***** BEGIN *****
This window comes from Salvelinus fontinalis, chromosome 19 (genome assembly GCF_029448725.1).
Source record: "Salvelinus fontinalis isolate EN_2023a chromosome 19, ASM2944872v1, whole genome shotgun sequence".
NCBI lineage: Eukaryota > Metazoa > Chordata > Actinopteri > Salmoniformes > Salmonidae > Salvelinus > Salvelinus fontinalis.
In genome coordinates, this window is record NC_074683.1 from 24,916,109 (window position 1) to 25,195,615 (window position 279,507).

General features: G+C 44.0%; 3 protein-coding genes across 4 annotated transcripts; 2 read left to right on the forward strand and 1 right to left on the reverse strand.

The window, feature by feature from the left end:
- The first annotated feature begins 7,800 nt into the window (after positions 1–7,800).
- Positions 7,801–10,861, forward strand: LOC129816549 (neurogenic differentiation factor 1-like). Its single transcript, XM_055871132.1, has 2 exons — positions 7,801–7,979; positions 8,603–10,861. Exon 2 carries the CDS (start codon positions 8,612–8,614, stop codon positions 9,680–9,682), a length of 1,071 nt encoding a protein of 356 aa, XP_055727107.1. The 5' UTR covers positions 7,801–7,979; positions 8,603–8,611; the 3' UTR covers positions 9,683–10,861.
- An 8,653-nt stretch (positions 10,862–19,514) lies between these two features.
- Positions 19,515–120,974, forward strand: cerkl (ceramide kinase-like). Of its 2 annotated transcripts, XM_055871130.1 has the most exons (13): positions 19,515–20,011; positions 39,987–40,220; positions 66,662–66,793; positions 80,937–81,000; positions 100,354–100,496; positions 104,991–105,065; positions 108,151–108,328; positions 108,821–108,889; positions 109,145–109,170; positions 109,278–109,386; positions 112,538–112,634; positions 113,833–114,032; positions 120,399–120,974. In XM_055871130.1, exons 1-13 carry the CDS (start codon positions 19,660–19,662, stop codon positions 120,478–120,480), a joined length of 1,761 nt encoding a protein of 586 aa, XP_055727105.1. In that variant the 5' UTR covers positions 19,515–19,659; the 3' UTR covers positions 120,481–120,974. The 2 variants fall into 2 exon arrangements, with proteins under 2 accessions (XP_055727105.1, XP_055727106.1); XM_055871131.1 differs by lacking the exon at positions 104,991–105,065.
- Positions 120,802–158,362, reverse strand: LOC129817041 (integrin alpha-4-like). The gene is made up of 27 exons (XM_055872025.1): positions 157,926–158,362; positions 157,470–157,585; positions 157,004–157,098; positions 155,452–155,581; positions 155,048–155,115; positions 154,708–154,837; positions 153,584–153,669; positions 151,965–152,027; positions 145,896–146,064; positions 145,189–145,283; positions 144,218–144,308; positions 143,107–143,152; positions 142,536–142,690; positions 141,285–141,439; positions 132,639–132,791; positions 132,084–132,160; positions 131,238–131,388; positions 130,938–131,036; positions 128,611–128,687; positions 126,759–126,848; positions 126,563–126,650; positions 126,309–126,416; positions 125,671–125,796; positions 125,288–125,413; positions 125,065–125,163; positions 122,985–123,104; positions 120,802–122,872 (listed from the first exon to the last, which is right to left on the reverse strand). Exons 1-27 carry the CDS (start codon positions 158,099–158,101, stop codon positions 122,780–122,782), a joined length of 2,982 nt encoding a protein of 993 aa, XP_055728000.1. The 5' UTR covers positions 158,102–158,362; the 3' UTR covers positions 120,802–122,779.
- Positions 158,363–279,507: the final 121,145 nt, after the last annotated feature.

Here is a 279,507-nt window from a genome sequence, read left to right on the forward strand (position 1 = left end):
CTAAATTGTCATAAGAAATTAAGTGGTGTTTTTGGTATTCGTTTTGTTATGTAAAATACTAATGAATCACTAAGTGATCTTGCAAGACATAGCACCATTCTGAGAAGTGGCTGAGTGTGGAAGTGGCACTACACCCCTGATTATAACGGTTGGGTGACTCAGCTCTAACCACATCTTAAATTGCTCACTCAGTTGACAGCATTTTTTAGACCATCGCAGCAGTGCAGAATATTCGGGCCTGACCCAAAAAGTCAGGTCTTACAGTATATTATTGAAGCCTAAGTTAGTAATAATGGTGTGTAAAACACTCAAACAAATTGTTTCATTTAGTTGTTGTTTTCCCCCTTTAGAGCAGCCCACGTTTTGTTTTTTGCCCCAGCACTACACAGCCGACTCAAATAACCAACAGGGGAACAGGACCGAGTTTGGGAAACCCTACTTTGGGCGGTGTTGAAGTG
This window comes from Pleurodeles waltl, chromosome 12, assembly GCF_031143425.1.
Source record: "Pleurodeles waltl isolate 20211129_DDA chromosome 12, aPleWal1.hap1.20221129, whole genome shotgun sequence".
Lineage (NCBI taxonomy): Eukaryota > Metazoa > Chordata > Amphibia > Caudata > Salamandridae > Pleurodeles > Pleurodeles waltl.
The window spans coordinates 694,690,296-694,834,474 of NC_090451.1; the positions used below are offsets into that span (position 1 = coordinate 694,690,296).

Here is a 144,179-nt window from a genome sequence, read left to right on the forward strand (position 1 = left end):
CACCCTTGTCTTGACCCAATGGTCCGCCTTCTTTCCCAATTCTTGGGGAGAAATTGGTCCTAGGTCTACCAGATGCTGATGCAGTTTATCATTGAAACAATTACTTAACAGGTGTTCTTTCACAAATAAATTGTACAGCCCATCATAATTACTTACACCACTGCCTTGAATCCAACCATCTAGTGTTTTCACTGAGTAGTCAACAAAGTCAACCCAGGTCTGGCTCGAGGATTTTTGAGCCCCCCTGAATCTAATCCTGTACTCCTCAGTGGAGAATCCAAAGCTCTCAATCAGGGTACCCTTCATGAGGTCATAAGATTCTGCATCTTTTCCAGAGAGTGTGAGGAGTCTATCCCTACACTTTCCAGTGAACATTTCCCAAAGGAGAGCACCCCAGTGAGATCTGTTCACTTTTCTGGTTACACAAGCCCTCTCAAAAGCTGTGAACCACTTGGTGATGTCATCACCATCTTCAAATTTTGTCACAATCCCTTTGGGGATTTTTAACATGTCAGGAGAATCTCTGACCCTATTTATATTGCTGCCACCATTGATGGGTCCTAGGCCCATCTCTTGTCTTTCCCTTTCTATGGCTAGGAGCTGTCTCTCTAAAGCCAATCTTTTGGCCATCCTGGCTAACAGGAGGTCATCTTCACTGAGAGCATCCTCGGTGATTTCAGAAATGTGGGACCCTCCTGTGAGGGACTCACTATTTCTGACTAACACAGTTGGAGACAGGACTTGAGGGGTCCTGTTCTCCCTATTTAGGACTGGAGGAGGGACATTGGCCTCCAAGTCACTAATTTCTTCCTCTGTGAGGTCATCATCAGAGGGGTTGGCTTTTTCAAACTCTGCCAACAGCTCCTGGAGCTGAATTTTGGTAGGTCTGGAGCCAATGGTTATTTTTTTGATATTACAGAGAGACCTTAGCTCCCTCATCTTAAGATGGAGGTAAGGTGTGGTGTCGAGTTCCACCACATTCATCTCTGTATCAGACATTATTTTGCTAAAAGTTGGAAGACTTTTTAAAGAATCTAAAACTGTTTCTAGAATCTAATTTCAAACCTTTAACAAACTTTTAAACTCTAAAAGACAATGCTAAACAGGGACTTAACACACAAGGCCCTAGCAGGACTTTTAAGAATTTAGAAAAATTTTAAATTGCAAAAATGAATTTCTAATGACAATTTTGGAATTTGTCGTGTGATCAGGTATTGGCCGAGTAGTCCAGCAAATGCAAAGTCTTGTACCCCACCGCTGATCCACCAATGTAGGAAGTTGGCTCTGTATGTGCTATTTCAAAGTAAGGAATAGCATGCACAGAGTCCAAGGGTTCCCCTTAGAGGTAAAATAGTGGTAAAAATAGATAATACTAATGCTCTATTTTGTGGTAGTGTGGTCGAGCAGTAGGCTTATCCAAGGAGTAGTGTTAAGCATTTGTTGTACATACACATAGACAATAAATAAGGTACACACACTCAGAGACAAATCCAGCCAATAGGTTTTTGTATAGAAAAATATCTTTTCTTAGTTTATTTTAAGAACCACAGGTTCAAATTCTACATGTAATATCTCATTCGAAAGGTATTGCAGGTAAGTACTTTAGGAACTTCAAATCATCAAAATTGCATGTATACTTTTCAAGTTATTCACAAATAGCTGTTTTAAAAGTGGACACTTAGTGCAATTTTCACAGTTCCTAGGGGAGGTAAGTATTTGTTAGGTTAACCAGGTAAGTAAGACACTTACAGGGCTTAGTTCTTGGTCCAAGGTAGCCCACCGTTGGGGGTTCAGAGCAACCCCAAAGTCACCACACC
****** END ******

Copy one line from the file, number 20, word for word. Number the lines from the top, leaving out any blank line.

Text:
CACCCTTGTCTTGACCCAATGGTCCGCCTTCTTTCCCAATTCTTGGGGAGAAATTGGTCCTAGGTCTACCAGATGCTGATGCAGTTTATCATTGAAACAATTACTTAACAGGTGTTCTTTCACAAATAAATTGTACAGCCCATCATAATTACTTACACCACTGCCTTGAATCCAACCATCTAGTGTTTTCACTGAGTAGTCAACAAAGTCAACCCAGGTCTGGCTCGAGGATTTTTGAGCCCCCCTGAATCTAATCCTGTACTCCTCAGTGGAGAATCCAAAGCTCTCAATCAGGGTACCCTTCATGAGGTCATAAGATTCTGCATCTTTTCCAGAGAGTGTGAGGAGTCTATCCCTACACTTTCCAGTGAACATTTCCCAAAGGAGAGCACCCCAGTGAGATCTGTTCACTTTTCTGGTTACACAAGCCCTCTCAAAAGCTGTGAACCACTTGGTGATGTCATCACCATCTTCAAATTTTGTCACAATCCCTTTGGGGATTTTTAACATGTCAGGAGAATCTCTGACCCTATTTATATTGCTGCCACCATTGATGGGTCCTAGGCCCATCTCTTGTCTTTCCCTTTCTATGGCTAGGAGCTGTCTCTCTAAAGCCAATCTTTTGGCCATCCTGGCTAACAGGAGGTCATCTTCACTGAGAGCATCCTCGGTGATTTCAGAAATGTGGGACCCTCCTGTGAGGGACTCACTATTTCTGACTAACACAGTTGGAGACAGGACTTGAGGGGTCCTGTTCTCCCTATTTAGGACTGGAGGAGGGACATTGGCCTCCAAGTCACTAATTTCTTCCTCTGTGAGGTCATCATCAGAGGGGTTGGCTTTTTCAAACTCTGCCAACAGCTCCTGGAGCTGAATTTTGGTAGGTCTGGAGCCAATGGTTATTTTTTTGATATTACAGAGAGACCTTAGCTCCCTCATCTTAAGATGGAGGTAAGGTGTGGTGTCGAGTTCCACCACATTCATCTCTGTATCAGACATTATTTTGCTAAAAGTTGGAAGACTTTTTAAAGAATCTAAAACTGTTTCTAGAATCTAATTTCAAACCTTTAACAAACTTTTAAACTCTAAAAGACAATGCTAAACAGGGACTTAACACACAAGGCCCTAGCAGGACTTTTAAGAATTTAGAAAAATTTTAAATTGCAAAAATGAATTTCTAATGACAATTTTGGAATTTGTCGTGTGATCAGGTATTGGCCGAGTAGTCCAGCAAATGCAAAGTCTTGTACCCCACCGCTGATCCACCAATGTAGGAAGTTGGCTCTGTATGTGCTATTTCAAAGTAAGGAATAGCATGCACAGAGTCCAAGGGTTCCCCTTAGAGGTAAAATAGTGGTAAAAATAGATAATACTAATGCTCTATTTTGTGGTAGTGTGGTCGAGCAGTAGGCTTATCCAAGGAGTAGTGTTAAGCATTTGTTGTACATACACATAGACAATAAATAAGGTACACACACTCAGAGACAAATCCAGCCAATAGGTTTTTGTATAGAAAAATATCTTTTCTTAGTTTATTTTAAGAACCACAGGTTCAAATTCTACATGTAATATCTCATTCGAAAGGTATTGCAGGTAAGTACTTTAGGAACTTCAAATCATCAAAATTGCATGTATACTTTTCAAGTTATTCACAAATAGCTGTTTTAAAAGTGGACACTTAGTGCAATTTTCACAGTTCCTAGGGGAGGTAAGTATTTGTTAGGTTAACCAGGTAAGTAAGACACTTACAGGGCTTAGTTCTTGGTCCAAGGTAGCCCACCGTTGGGGGTTCAGAGCAACCCCAAAGTCACCACACC